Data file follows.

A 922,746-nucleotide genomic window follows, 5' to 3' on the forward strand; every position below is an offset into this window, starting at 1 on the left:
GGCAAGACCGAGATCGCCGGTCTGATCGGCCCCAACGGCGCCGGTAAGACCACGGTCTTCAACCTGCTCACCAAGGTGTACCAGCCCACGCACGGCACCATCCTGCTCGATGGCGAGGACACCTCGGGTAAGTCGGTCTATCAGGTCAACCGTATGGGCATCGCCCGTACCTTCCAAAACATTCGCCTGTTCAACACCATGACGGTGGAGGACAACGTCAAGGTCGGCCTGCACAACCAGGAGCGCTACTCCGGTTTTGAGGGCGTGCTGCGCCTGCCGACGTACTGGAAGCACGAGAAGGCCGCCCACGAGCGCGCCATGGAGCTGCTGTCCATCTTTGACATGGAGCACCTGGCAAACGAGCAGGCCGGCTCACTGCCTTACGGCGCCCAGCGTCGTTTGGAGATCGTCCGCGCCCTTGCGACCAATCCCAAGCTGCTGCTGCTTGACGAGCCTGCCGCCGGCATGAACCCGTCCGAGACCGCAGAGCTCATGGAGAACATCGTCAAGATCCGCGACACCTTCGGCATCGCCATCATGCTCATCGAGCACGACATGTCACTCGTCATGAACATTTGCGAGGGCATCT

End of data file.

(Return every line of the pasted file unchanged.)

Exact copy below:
A 922,746-nucleotide genomic window follows, 5' to 3' on the forward strand; every position below is an offset into this window, starting at 1 on the left:
GGCAAGACCGAGATCGCCGGTCTGATCGGCCCCAACGGCGCCGGTAAGACCACGGTCTTCAACCTGCTCACCAAGGTGTACCAGCCCACGCACGGCACCATCCTGCTCGATGGCGAGGACACCTCGGGTAAGTCGGTCTATCAGGTCAACCGTATGGGCATCGCCCGTACCTTCCAAAACATTCGCCTGTTCAACACCATGACGGTGGAGGACAACGTCAAGGTCGGCCTGCACAACCAGGAGCGCTACTCCGGTTTTGAGGGCGTGCTGCGCCTGCCGACGTACTGGAAGCACGAGAAGGCCGCCCACGAGCGCGCCATGGAGCTGCTGTCCATCTTTGACATGGAGCACCTGGCAAACGAGCAGGCCGGCTCACTGCCTTACGGCGCCCAGCGTCGTTTGGAGATCGTCCGCGCCCTTGCGACCAATCCCAAGCTGCTGCTGCTTGACGAGCCTGCCGCCGGCATGAACCCGTCCGAGACCGCAGAGCTCATGGAGAACATCGTCAAGATCCGCGACACCTTCGGCATCGCCATCATGCTCATCGAGCACGACATGTCACTCGTCATGAACATTTGCGAGGGCATCT